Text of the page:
Human Rights Groups and Advocates Call for Annulment of APA’s PENS Report


Roy Eidelson – TRANSCEND Media Service

Recognizing that the world has been shocked by the specter of abusive interrogations and the torture of national security prisoners by agents of the United States government since 9/11, over a dozen human rights groups and hundreds of advocates – health professionals, social scientists, social justice and human rights scholars and activists, and concerned military and intelligence professionals – have initiated a call for the annulment of the American Psychological Association’s (APA’s) 2005 “PENS Report.”

This Report by the APA’s Presidential Task Force on Psychological Ethics and National Security (PENS) is of critical importance because it is the defining document endorsing psychologists’ engagement in national security detainee interrogations. Despite evidence that psychologists were involved in abusive interrogations, the PENS Task Force nevertheless concluded that psychologists play a critical role in keeping interrogations “safe, legal, ethical and effective.” With this stance, the APA – the largest association of psychologists worldwide –became the sole major professional healthcare organization to support practices contrary to the international human rights standards that ought to be the benchmark against which professional codes of ethics are judged.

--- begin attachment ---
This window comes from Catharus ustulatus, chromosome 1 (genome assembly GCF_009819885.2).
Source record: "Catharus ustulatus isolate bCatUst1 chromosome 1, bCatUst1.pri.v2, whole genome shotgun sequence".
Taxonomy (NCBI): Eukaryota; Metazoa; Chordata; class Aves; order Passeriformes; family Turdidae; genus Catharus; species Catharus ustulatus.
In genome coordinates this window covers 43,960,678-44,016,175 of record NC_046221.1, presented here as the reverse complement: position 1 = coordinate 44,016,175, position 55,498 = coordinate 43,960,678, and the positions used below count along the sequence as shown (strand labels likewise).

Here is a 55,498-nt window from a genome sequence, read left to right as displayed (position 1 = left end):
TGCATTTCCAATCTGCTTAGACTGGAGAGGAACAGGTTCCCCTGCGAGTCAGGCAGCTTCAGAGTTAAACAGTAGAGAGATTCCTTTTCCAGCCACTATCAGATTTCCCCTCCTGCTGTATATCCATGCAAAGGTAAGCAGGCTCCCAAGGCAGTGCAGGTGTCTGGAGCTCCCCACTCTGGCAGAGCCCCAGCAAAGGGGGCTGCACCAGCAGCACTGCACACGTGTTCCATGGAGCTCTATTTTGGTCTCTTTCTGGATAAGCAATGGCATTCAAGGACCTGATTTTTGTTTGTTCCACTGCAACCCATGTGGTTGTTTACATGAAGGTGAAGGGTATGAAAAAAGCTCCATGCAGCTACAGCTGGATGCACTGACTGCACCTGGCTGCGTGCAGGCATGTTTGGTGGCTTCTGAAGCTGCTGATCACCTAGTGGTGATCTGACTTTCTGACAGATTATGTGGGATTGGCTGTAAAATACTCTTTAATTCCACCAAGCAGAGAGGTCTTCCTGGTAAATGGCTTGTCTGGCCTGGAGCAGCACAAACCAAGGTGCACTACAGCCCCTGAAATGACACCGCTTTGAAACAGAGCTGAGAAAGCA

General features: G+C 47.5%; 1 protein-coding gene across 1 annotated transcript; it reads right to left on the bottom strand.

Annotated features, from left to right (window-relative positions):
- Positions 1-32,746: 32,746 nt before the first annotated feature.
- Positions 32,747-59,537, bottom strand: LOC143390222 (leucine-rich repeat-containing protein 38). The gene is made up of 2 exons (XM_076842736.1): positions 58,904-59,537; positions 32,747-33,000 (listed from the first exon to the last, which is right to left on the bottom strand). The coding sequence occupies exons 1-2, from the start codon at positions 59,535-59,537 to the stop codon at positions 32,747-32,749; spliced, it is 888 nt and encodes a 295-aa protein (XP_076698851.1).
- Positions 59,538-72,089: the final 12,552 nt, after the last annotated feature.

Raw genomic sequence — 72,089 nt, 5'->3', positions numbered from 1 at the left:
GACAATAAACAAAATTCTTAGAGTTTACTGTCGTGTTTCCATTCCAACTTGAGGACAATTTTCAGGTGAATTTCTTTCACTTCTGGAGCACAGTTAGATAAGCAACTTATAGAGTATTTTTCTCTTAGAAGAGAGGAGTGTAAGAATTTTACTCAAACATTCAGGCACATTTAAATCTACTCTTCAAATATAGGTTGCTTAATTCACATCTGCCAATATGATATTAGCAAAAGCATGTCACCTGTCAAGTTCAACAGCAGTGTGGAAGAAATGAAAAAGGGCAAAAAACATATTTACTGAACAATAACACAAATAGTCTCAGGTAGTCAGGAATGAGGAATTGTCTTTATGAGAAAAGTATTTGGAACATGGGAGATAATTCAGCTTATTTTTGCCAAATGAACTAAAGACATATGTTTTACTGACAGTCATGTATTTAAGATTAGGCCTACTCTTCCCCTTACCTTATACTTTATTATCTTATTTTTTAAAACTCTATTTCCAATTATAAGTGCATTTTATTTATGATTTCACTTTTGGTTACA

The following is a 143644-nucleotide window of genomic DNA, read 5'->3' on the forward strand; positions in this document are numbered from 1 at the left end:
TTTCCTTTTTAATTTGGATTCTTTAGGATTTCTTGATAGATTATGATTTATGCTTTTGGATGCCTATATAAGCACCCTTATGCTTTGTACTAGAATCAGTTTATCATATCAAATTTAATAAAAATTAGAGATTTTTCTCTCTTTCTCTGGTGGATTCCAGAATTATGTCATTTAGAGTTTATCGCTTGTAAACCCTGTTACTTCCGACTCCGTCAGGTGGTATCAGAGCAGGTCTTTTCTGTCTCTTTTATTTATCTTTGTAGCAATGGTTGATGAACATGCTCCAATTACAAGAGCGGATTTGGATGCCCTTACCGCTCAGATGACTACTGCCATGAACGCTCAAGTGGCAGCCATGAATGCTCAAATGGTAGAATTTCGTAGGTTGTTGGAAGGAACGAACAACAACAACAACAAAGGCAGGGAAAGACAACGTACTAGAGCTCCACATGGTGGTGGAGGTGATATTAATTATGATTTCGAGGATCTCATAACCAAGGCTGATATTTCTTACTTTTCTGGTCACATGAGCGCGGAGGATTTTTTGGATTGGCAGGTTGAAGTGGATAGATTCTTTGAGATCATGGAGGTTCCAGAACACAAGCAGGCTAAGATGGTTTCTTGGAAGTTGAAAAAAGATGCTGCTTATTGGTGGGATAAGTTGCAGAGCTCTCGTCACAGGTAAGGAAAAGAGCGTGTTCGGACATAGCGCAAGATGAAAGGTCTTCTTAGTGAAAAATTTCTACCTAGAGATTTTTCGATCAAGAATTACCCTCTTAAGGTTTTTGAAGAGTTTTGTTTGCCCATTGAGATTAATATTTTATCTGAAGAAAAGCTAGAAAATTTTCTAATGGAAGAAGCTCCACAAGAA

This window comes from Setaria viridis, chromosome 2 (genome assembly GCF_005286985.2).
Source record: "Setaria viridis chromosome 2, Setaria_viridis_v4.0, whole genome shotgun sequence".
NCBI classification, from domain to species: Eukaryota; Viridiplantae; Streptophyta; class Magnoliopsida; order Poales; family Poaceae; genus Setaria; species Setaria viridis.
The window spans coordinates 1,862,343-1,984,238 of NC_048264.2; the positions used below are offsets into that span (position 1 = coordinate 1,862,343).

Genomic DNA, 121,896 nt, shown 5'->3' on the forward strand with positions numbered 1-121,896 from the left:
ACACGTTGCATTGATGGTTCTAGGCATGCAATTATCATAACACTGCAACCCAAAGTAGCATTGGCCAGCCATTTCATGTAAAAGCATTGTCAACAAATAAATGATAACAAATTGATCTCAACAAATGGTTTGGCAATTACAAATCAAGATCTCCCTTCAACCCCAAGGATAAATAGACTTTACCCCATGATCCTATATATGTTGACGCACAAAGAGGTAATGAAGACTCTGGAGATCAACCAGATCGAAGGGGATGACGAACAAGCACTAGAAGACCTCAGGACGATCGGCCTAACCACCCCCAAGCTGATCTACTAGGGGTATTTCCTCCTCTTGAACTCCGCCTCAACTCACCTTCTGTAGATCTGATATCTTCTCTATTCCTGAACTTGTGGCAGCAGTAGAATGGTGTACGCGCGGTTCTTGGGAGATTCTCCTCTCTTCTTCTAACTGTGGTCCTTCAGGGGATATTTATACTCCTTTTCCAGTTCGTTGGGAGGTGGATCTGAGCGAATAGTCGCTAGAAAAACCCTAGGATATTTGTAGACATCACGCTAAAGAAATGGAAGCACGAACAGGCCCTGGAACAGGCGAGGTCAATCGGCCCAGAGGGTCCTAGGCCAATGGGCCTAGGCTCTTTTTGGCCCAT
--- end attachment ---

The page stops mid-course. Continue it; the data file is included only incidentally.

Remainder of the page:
This annulment call reflects the reality that the PENS Report remains an influential and authoritative guiding operational document today within psychology and the national security establishment. The Department of Defense (DoD) continues to disseminate the PENS Report in its instructions to psychologists involved in intelligence operations. The Report also has been adopted, at least informally, as the foundational ethics document for “operational psychology” as an area of specialization involving psychologists in counterintelligence and counterterrorism operations. And the PENS Report is repeatedly cited as a resource for ethical decision-making in the APA Ethics Committee’s new National Security Commentary, a “casebook” for which the APA is currently soliciting feedback.

The PENS Report was the result of institutional processes that were illegitimate and inconsistent with APA’s own standards. Merely updating or correcting deficiencies in the Report therefore would be an inadequate response in light of the inherent bias in the Task Force membership (e.g., six of the nine voting members were on the payroll of the U.S. military and/or intelligence agencies); significant conflicts of interest (e.g., unacknowledged participants included high-level APA staff involved in lobbying military/intelligence agencies for psychology funding); irregularities in the report approval process (e.g., the Board’s preemption of standard review mechanisms); and unwarranted secrecy associated with the Report (e.g., unusual prohibitions on Task Force members’ freedom to discuss the Report).

Individuals interested in reading the annulment statement and signing the petition can do so at, where more information about the call for annulment, including a list of organizational and individual signers to date, is also available.